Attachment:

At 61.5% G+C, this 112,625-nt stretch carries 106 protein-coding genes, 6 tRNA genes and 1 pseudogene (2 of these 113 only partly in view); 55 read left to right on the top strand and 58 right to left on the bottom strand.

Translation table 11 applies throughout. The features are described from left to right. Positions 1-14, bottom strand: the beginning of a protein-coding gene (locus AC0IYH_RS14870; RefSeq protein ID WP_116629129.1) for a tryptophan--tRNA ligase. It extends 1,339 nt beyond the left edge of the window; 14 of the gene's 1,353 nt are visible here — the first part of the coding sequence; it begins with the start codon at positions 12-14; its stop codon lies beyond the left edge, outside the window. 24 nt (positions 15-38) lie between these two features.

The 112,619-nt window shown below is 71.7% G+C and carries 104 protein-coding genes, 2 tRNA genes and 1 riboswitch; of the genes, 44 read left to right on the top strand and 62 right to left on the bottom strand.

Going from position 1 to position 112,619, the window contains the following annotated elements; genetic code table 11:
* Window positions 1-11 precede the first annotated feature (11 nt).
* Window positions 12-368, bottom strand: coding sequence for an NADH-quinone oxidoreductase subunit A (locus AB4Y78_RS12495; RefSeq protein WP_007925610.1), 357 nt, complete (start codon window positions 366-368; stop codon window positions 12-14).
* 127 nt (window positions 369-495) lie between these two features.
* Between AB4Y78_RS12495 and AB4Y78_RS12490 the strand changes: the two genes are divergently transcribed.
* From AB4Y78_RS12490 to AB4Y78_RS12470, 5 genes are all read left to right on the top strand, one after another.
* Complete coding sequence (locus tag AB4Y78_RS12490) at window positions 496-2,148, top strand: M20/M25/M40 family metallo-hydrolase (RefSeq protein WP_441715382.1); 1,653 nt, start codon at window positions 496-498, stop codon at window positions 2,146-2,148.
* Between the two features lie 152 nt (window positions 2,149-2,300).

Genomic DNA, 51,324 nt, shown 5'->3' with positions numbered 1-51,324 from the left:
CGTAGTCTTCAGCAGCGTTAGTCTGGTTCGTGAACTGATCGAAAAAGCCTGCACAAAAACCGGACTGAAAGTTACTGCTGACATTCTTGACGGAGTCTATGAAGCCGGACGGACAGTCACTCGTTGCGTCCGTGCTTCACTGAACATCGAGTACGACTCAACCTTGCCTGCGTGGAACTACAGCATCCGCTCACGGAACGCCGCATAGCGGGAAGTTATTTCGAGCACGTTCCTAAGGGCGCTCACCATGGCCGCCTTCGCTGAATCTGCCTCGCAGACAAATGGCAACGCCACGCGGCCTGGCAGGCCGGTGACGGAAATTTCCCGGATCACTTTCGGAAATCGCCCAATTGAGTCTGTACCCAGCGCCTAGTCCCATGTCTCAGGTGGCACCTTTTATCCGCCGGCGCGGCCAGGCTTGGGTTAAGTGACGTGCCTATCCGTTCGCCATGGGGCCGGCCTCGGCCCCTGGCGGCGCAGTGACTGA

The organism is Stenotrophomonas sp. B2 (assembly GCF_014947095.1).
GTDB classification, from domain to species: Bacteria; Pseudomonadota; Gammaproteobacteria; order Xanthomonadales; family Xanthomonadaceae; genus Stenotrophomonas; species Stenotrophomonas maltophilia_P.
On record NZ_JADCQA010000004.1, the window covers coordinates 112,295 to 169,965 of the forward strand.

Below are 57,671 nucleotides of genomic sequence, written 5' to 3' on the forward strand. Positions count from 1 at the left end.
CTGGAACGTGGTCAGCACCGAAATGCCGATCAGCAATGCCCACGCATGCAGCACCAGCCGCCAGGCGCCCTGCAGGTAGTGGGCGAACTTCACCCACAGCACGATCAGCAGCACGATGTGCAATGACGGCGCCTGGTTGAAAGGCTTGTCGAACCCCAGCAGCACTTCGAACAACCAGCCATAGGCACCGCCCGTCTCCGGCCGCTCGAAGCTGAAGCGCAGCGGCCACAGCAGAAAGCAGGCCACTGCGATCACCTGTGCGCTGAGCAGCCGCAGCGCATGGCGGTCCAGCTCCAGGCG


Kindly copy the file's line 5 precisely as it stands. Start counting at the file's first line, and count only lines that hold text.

* Window positions 1-11 precede the first annotated feature (11 nt).